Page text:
For immediate release
BTEG welcomes the launch of David Lammy’s interim findings from his ongoing independent review of the treatment of, and outcomes for, black, Asian and minority ethnic (BAME) individuals in the Criminal Justice System (CJS).
The Review’s focus on trust, fairness and responsibility are important principles that must underpin our CJS. They are fundamentally important to BAME communities. The Review has identified evidence of much higher sentences for black men and women for serious offences in the crown courts. Ethnic disproportionality is a structural characteristic of the CJS.
We need to see a CJS workforce that better reflects the population by 2020. The government should extend its 2020 BAME employment target for police officers to include prison officers, magistrates and judges. Liz Truss, the Justice Secretary, has recognised the need for the magistracy and judiciary to be more diverse.
While policing is outside the remit of the Review, the Government has to recognise that BAME communities want to see further substantial reductions in stop and search. The disproportionate use of stop and search on BAME people continues to corrode the BAME communities’ confidence in the police and the wider justice system. According to a government survey 51% of BAME people believe the CJS discriminates against particular groups or individuals compared to 31% of white people.
Last week BTEG hosted a public meeting in Bristol on Race and the CJS and there was a strong feeling that BAME communities don’t believe the police can change. BAME people want to see more evidence of change in the way BAME individuals and communities are treated by the police, not least in the way the police use their stop and search powers. In response the Police Area Commander for Bristol said he wants to reach out and hear from the BAME community and share how the police are approach implementing stop and search.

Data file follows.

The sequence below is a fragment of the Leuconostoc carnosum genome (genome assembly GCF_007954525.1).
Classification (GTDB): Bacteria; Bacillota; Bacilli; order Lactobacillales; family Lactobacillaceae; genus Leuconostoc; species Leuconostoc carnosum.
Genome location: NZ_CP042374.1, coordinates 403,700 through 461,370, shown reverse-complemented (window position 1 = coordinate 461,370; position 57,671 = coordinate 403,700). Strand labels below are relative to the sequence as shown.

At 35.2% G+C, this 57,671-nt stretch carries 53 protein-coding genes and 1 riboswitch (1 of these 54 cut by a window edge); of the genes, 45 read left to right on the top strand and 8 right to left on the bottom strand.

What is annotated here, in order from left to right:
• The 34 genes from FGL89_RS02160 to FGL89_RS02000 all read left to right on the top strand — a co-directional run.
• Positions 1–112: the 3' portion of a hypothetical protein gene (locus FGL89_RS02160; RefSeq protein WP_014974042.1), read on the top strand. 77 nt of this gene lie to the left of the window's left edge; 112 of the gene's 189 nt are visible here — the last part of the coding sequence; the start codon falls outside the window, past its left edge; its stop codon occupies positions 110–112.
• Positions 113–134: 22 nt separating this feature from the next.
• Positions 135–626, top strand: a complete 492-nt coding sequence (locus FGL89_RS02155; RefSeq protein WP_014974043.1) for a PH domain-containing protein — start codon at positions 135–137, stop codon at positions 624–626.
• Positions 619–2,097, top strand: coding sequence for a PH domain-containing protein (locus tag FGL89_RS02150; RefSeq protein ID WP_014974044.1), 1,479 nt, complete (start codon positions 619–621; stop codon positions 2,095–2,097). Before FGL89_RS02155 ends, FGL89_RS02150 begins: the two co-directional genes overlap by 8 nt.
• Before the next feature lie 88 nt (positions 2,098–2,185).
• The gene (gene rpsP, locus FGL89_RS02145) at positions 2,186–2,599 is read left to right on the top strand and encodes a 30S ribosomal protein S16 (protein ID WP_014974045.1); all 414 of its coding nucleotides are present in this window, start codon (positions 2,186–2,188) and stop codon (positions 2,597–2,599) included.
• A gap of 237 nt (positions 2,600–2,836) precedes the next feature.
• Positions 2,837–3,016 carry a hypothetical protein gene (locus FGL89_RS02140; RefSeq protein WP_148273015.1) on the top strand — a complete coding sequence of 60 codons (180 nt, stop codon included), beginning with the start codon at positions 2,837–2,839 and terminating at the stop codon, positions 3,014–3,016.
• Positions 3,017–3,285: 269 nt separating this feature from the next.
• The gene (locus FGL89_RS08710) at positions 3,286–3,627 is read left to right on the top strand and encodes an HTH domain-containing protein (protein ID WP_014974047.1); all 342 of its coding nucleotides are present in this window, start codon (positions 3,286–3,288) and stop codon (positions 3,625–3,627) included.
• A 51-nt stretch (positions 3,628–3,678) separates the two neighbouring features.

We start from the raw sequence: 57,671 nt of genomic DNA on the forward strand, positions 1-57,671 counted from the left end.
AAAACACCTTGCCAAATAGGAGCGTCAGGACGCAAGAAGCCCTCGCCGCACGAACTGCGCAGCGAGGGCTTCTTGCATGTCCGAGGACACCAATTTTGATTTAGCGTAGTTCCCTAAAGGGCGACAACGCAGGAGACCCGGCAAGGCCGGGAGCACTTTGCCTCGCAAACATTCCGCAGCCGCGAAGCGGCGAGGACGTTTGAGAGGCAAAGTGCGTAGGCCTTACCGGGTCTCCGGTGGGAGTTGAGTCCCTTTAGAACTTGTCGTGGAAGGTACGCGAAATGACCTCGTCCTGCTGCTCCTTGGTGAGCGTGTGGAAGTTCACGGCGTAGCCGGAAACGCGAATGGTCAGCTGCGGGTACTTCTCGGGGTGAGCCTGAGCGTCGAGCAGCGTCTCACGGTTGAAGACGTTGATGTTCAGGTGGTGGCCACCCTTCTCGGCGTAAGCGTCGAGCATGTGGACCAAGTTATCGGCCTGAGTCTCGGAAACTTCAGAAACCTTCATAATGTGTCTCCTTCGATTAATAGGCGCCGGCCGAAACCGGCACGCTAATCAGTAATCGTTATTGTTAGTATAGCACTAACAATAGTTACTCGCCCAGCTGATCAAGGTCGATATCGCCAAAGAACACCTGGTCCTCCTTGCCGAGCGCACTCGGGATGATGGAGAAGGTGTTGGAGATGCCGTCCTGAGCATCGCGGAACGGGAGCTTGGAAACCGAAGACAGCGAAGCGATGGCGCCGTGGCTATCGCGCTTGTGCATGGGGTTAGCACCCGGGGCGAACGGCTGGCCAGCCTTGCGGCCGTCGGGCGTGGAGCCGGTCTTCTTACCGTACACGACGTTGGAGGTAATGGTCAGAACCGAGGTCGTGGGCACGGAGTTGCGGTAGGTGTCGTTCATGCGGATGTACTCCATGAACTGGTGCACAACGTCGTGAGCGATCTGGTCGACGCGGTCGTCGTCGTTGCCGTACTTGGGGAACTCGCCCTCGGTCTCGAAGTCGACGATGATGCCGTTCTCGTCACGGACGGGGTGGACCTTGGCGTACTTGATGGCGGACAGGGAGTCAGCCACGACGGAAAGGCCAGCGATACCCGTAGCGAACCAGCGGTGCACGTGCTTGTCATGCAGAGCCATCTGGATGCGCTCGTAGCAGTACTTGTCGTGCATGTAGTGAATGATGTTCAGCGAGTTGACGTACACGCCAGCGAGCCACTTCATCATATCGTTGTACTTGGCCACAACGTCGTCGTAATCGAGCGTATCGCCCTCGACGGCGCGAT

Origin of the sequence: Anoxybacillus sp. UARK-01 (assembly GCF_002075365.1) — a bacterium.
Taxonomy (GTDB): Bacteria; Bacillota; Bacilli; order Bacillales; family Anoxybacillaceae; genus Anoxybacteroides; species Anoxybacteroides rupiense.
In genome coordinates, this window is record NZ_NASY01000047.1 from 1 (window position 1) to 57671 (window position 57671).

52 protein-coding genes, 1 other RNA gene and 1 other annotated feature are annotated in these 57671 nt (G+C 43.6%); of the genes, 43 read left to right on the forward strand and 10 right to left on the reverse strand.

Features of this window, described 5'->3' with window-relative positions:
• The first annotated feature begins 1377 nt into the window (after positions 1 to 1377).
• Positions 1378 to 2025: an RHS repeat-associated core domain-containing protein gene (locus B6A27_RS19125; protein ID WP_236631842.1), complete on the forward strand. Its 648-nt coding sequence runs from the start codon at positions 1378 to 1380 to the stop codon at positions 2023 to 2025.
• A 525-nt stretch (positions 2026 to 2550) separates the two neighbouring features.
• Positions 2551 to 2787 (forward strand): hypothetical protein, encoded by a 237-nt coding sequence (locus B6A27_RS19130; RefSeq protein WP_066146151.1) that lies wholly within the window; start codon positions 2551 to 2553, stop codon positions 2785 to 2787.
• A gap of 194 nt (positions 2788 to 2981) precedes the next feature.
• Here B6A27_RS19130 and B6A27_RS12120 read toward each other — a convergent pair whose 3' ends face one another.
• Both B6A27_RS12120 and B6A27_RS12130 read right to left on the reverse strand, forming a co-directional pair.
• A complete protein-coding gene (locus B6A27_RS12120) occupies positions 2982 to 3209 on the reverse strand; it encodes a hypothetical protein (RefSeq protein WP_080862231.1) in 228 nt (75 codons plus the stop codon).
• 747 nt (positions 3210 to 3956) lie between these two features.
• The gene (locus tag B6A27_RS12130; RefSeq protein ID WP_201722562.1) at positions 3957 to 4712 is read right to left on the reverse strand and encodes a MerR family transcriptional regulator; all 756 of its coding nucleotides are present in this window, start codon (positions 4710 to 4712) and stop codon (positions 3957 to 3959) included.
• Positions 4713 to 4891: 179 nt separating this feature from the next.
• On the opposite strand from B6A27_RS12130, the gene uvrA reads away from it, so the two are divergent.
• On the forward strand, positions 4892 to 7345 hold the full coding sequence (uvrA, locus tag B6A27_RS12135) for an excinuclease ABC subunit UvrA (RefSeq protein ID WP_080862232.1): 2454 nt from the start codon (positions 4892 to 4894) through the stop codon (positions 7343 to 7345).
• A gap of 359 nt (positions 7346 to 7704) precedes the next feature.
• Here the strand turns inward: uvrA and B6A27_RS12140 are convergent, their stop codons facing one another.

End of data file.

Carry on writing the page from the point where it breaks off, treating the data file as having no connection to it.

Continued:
The CJS and wider society must stop seeing young black and/or Muslim men through the lens of ‘gangs’ and ‘Islam extremism’. These negative stereotypes affect the way teachers, police, courts and prison officers view these young people. Even employers unwittingly adopt these negative stereotypes and this contributes to the high unemployment rates for these young people.
It’s problematic, but according to the Met the ‘Gangs Matrix’, or database, is informed by police and wider statutory partner intelligence, based on violence, criminal offending and gang memberships. Four in five people on the Gangs Matrix are black. This Matrix informs decisions throughout the CJS. Merely associating with other young people could place someone on the Matrix. There needs to be a clear process for young people and their families/guardians to have names taken off the Matrix in a timely manner.
There clearly needs to be a greater focus on tackling the exclusion of black boys at school. 90% of young people in custody were excluded from school at some point. Black Caribbean children have rates of permanent exclusion at about three times those for all pupils. In London, 39% of young people in youth custody are from BAME backgrounds.
We echo the Justice Select Committee’s recommendations to review the doctrine of joint enterprise and end the demoralising position of the 4000 or more offenders (around 25% of whom are from BAME groups) serving Imprisonment Public Protection (IPP) sentences with no release date and no process for this to be established.
BTEG and the Young Review Independent Advisory Group it supports will continue to work with the Lammy Review and the MOJ/NOMS to address these challenges.